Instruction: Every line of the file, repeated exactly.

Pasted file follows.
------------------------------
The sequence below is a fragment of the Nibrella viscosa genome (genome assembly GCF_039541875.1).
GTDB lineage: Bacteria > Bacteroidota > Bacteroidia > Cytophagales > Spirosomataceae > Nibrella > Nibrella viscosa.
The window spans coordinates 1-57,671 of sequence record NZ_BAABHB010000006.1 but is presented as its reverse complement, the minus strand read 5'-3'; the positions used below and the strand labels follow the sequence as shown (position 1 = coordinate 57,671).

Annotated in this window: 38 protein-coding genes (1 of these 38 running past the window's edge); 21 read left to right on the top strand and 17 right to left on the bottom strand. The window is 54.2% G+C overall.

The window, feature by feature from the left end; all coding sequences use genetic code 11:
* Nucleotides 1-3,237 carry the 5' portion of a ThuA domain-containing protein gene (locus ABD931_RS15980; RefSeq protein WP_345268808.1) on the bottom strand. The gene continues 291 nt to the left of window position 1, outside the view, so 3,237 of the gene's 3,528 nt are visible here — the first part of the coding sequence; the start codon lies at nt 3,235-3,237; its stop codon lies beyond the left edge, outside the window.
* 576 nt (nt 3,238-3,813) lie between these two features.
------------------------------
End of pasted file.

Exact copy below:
The sequence below is a fragment of the Nibrella viscosa genome (genome assembly GCF_039541875.1).
GTDB lineage: Bacteria > Bacteroidota > Bacteroidia > Cytophagales > Spirosomataceae > Nibrella > Nibrella viscosa.
The window spans coordinates 1-57,671 of sequence record NZ_BAABHB010000006.1 but is presented as its reverse complement, the minus strand read 5'-3'; the positions used below and the strand labels follow the sequence as shown (position 1 = coordinate 57,671).

Annotated in this window: 38 protein-coding genes (1 of these 38 running past the window's edge); 21 read left to right on the top strand and 17 right to left on the bottom strand. The window is 54.2% G+C overall.

The window, feature by feature from the left end; all coding sequences use genetic code 11:
* Nucleotides 1-3,237 carry the 5' portion of a ThuA domain-containing protein gene (locus ABD931_RS15980; RefSeq protein WP_345268808.1) on the bottom strand. The gene continues 291 nt to the left of window position 1, outside the view, so 3,237 of the gene's 3,528 nt are visible here — the first part of the coding sequence; the start codon lies at nt 3,235-3,237; its stop codon lies beyond the left edge, outside the window.
* 576 nt (nt 3,238-3,813) lie between these two features.